Birutė Galdikas, the Canadian-Lithuanian scientist, came to the attention of National Geographic as one of the twenty women pioneers, who had been almost forgotten today. In the article “These 20 women were trailblazing explorers—why did history forget them?” celebrating March as Women’s History Month, National Geographic introduces Birutė Galdikas (born 1946), one of the female scientists dubbed Trimates, who has researched orangutans since the 1970s. Believing women to possess more patience and perception than men, paleoanthropologist Louis Leakey supported three young female scientists to live among the great apes. With funding from National Geographic, he helped set up field stations for Jane Goodall to study chimpanzees in Tanzania, Dian Fossey to live with mountain gorillas in Rwanda, and Galdikas to observe orangutans in Indonesian Borneo. The three women went on to complete groundbreaking research.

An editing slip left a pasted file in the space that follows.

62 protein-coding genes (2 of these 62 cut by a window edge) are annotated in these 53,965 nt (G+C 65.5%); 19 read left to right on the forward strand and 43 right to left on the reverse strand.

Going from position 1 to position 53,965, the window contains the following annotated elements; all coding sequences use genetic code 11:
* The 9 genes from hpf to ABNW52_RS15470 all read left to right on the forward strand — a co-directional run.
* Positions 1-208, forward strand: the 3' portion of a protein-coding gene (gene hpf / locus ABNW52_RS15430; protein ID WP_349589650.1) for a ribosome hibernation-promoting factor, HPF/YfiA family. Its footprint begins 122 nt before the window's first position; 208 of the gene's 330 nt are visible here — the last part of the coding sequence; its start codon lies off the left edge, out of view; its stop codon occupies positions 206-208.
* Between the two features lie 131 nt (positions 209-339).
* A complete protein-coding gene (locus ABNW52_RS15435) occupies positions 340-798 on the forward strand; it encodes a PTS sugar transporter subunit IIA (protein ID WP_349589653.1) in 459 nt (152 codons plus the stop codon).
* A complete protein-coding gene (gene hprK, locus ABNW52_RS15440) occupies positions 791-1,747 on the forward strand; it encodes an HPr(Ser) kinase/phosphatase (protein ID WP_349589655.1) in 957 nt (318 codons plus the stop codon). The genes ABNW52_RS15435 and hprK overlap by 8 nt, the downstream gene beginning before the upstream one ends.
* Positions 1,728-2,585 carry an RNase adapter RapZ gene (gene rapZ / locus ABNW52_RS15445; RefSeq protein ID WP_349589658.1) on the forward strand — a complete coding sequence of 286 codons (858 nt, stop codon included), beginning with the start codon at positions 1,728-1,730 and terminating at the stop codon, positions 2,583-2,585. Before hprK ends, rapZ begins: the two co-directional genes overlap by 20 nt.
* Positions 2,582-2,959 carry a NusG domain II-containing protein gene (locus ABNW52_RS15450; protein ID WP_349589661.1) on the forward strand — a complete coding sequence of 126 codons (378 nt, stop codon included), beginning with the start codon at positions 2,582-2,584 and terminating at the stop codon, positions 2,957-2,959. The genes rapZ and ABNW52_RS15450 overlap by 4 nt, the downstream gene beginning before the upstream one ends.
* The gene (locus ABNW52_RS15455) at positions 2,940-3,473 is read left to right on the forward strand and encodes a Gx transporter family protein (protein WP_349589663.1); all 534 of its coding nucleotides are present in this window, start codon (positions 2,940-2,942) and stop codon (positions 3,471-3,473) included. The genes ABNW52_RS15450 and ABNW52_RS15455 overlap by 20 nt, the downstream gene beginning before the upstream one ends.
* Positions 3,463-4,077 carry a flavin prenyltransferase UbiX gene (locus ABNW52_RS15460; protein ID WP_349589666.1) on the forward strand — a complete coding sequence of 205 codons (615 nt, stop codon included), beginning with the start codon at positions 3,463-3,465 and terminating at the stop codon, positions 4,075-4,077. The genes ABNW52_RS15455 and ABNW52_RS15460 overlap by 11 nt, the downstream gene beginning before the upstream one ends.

When Galdikas first entered Tanjung Puting National Reserve in 1971, orangutans were thought to be difficult—if not impossible—to study. More solitary than other primates, they roamed over large areas of dense tree canopy. But before long, Galdikas could spot them in the wild and even get close enough to interact with them. She transformed her home into a “halfway house” for animals transitioning out of captivity and raised the orphans almost as her own children, according to a 1975 cover story that she wrote for National Geographic.
During the first four years of research and nearly 7,000 hours of observation, Galdikas made major discoveries about orangutans in the wild—gathering details about their diets, travel patterns, and relationships. Crucially, she raised an alarm over the deforestation that was fueling the rapid loss of their habitats. Nearly 50 years later Galdikas is still in the field, making her work one of the longest continuous studies of a single species ever conducted.
The entire article can be read here >>